South Korea transgender soldier to sue over dismissal
A transgender soldier in South Korea says she will sue the army after it dismissed her for violating regulations following her sex change.
Byun Hui-soo, 22, joined the army as a man but had gender reassignment surgery last year after suffering from gender dysphoria and mental health issues.
She accused the military of "deep-rooted intolerance" of sexual minorities.
South Korea remains conservative on matters of sexual identity.
Ms Byun's case has led to debate over the treatment of transgender soldiers as well as those from the wider LGBT community.
All able-bodied South Korean men are required to carry out military service for nearly two years.
What did Byun Hui-soo say?
During an emotional 45-minute appearance, the staff sergeant said she had wanted to stay in the army after her operation, which took place in Thailand in November.
"I will continue to fight until the day I can remain to serve in the army. I'll challenge the decision until the end, to the Supreme Court," she said.
She had not planned on having gender reassignment surgery, she said, but was recommended to do so by doctors at a military hospital where she was sent after suffering mental health problems. They arose from gender dysphoria - defined as distress from the internal conflict between physical gender and gender identity.
"It was an extremely difficult decision to let my base know of my identity, but once I did, I felt much better," she said.
"I thought I would finish serving in the army and then go through the transition surgery and then re-enter the army as a female soldier. But my depression got too severe," she added.
Ms Byun said she had not expected to be forced to leave the army. Her superior officers had visited her in hospital and had been discussing where she would be redeployed after her treatment, she said.
They had suggested she could become a role model for LGBT people in the armed forces, she said.
"Apart from my gender identity, I want to show everyone that I can also be one of the great soldiers who protect this country," she added.
What has the military said?
In its ruling, the military said the case "constitutes a reason for being unable to continue service".
A defence ministry spokesman told AFP news agency that the soldier had been undergoing tests at a military hospital, which classified the loss of male genitals as a mental or physical handicap. That prompted a panel review of her service. The military does not have regulations governing the service of transgender soldiers.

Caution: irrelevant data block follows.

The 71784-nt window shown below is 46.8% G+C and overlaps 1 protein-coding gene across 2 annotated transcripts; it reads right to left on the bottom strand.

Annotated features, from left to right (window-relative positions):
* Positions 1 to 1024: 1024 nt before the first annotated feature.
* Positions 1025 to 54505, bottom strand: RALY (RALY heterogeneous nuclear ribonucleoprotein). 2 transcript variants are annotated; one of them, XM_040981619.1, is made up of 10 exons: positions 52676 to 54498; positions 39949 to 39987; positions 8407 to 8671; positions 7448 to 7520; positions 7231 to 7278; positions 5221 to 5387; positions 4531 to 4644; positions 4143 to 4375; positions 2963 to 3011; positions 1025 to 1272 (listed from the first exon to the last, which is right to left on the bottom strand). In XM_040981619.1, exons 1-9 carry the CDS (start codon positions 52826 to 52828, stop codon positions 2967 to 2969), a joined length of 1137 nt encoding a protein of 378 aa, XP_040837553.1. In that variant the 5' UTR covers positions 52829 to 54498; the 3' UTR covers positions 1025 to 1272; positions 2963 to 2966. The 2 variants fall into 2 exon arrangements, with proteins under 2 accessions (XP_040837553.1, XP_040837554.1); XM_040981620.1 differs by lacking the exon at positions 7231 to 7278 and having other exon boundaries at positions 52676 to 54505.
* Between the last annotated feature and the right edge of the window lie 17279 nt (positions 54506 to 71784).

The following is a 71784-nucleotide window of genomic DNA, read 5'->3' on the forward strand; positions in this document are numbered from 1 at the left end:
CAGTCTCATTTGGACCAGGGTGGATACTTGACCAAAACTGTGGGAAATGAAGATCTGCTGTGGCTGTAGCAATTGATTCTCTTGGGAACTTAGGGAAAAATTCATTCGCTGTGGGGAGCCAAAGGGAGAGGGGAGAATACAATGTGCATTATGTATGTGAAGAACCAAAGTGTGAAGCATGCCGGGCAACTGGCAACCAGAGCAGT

The military statement added that it was determined to avoid "unfair discrimination and treatment".
But Lim Tae-hoon from the Center for Military Human Rights said Ms Byun's discharge was unusual because it was effective the day after the decision was made. Usually they are effective after a period of up to three months, he said. It suggested that the army did not want Ms Byun to have contact with her unit, Mr Lim said.
An army official who was aware of the case told Reuters news agency there should be no reason for the military to deny Ms Byun if she reapplied to serve in the female corps after legally becoming a woman.
How are attitudes towards transgender people in South Korea?
In South Korea, being LGBT is often seen as a disability or a mental illness, or by powerful conservative churches as a sin, and there are no anti-discrimination laws in the country.
In Ms Byun's case, anti-LGBT campaigners had attempted to identify her online. They also held demonstrations urging the military to dismiss her after news about the case emerged and have called for further demonstrations.
Rights groups that have taken up her cause have been accused of tarnishing the military's image.
However BBC Korean's Hyung Eun Kim says that the rise of events such as LGBT parades shows attitudes in the country are changing, albeit slowly.
Rights groups have also previously expressed concern about the way South Korea treats gay soldiers. They are banned from engaging in sexual contact and can face up to two years in prison if caught. Gay sex is not illegal in civilian life.
Where in the world can transgender soldiers serve?
They could in the US, until President Donald Trump banned certain transgender people from the military. The ban was upheld by the Supreme Court last January although legal challenges have been continuing in lower courts.
The policy prohibits "transgender persons who require or have undergone gender transition" from serving.
Mr Trump announced on Twitter in 2017 that the ban was needed due to "tremendous medical costs and disruption".
There are nearly 9,000 active duty transgender troops, non-profit groups say.
The move reversed Obama administration policy that ruled transgender Americans could serve openly in the military as well as obtain funding for gender reassignment surgery.
In the UK, transgender people are able to serve openly in the military. Last June a transgender former army officer was awarded a medal for services to the LGBT community in the military.
Other countries to allow transgender people to serve openly include many Western European countries, Australia, Canada, New Zealand, Israel and Bolivia.